SAN FRANCISCO (CN) – Oracle and Google on Wednesday asked a federal judge to keep the other’s expert witnesses from testifying before a jury in a second copyright trial set to kick off next month.
Google says Oracle’s economics expert took an overly broad approach when he analyzed the market harm caused by Google’s use of copyrighted Java code in its Android operating system.
Oracle, in turn, claims Google’s computer scientist impermissibly opines on economic issues and adopts stances on legal matters that were rejected by an appeals court.
Attorneys for both tech titans made their cases to U.S. District Judge William Alsup during a hearing Wednesday morning.
Economist Dr. Adam Jaffe failed to hone in on the relevant portion of Oracle’s Java code used in Android and instead looked at Android’s overall effect on the entire Java platform, Google attorney Robert Van Nest told the judge.
“He’s looking at all of Android and applying it to all of Java,” Van Nest said. “He’s not limiting himself to the two Java platforms in this suit.”
Even though Jaffe acknowledges that Android includes several valuable elements that have nothing to do with the infringing Java code, he simply “throws his hands in the air” and makes no effort to focus his analysis on the infringing code, Van Nest said.
Oracle attorney Lisa Simpson said Google wants to “have it both ways” by pushing for only the copyrighted code to be analyzed for one factor of the fair-use test — market harm — while also saying Android must be looked at as a whole when evaluating another factor — the purpose and character of use.
“For the first factor, they want to look at the entirety of Android, but when it comes down to the fourth factor, they don’t want to look at all of Android,” Simpson said. “They want to look at a tiny piece of Android.”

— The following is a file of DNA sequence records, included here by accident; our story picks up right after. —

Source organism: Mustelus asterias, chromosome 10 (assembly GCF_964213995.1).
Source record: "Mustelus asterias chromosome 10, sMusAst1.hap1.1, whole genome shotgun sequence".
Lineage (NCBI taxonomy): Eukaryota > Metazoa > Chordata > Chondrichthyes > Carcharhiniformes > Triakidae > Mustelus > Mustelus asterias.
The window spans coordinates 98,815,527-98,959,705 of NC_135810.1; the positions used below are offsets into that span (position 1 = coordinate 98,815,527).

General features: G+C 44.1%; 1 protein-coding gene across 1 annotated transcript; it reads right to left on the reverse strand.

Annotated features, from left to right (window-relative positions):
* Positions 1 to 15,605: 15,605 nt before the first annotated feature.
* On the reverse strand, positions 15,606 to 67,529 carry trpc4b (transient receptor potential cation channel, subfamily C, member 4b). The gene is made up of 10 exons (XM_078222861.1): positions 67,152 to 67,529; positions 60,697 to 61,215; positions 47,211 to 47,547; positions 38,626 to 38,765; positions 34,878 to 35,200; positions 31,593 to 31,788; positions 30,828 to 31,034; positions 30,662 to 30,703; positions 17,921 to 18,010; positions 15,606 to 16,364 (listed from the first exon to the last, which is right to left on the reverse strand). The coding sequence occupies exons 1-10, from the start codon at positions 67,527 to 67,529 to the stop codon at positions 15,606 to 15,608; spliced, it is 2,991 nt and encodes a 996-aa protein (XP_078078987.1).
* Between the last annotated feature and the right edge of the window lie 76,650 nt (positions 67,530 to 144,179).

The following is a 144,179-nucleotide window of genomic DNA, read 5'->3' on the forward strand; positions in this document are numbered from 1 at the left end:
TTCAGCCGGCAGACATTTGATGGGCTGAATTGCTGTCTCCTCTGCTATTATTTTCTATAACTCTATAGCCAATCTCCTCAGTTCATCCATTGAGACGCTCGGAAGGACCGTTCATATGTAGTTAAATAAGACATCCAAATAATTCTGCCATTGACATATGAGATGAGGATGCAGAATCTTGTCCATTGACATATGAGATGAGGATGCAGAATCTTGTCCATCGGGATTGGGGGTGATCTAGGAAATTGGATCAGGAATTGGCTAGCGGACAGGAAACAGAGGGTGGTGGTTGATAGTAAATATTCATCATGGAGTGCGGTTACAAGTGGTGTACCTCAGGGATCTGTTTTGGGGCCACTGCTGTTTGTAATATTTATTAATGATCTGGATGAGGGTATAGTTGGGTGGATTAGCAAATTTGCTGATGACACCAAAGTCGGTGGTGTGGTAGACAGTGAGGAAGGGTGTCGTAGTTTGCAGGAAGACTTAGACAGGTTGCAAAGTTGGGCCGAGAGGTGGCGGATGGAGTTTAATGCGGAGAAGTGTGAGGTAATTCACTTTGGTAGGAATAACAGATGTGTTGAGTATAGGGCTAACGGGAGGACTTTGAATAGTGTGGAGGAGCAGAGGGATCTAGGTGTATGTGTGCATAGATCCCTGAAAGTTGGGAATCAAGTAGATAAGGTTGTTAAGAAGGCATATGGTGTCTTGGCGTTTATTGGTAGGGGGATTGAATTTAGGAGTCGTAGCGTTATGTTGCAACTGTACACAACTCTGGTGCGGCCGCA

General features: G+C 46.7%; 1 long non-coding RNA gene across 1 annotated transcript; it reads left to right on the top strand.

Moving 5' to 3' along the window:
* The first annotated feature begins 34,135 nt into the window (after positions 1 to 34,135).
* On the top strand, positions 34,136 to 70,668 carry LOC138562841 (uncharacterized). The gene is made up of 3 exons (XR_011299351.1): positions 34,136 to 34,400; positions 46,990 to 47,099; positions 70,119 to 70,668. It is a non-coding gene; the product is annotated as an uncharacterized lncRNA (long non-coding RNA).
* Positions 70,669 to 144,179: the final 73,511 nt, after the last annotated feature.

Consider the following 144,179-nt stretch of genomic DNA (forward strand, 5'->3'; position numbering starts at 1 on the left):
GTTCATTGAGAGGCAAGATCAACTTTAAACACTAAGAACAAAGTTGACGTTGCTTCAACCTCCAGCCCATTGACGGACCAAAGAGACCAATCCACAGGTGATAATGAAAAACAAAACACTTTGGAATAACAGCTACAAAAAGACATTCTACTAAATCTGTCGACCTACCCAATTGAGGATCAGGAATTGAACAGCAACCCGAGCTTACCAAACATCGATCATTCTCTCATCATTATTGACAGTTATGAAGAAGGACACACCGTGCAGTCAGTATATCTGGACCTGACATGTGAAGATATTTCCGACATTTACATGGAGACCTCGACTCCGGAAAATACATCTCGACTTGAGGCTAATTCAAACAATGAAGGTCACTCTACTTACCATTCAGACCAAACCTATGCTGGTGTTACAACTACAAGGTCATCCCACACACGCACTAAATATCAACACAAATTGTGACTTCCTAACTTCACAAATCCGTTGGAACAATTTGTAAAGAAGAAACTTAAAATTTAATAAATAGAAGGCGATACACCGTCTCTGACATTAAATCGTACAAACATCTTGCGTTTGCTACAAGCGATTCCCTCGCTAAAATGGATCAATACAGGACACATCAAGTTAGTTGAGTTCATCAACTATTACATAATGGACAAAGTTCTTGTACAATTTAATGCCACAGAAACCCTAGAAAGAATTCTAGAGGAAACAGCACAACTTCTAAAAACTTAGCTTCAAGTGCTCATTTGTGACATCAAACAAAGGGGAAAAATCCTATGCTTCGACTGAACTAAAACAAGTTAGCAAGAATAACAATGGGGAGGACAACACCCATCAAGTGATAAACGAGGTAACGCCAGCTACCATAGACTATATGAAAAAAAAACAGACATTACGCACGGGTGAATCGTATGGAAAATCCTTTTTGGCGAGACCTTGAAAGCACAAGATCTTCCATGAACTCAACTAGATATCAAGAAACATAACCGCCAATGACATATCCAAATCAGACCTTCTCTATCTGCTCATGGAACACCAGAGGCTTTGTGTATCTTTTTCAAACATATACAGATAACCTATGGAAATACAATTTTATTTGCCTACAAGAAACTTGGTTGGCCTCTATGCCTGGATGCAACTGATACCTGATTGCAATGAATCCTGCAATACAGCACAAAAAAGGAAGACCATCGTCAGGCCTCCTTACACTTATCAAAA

The real question centers around the market value of the copyrighted works at issue, Alsup said.
“What could you have sold the copyrighted work for before and afterwards?” Alsup asked.
Whether Oracle could have “hit a home run” in the smartphone market the way Google did with Android is dubious, Alsup suggested, because that involves huge amounts of investments beyond the Java code.
“In Silicon Valley, I’ve seen a lot of people have successes, then had people come out of the woodwork saying, ‘They stole our idea,'” Alsup said. “Maybe they did steal your idea.”
Simpson replied that Sun, the company acquired by Oracle, was hitting a home run when Google launched the Android system in 2008 because Java was in over 80 percent of cellphones at the time.
The Oracle attorney cited a 1988 Ninth Circuit ruling affirmed by the Supreme Court, Stewart v. Abend, which found the fair-use test must look at the entire “Rear Window” film, not just the portion of the film based on the plaintiff’s short story.
Van Nest countered the court was only asked to focus on the entire film in that case, even though Alfred Hitchcock testified in a deposition that the movie was “at least 20 percent” of the original story “It Had to Be Murder.”
“What they’re relying on is not on what the defendant’s witness, Mr. Hitchcock, testified. It’s the similarity between the movie and work,” Van Nest said. “The movie as a whole was very similar to the copyrighted work.”
When it comes to Android and the infringing Java platforms, “a very small amount of material was embedded in a very large work with many other features, none of which are accused of infringement,” Van Nest said.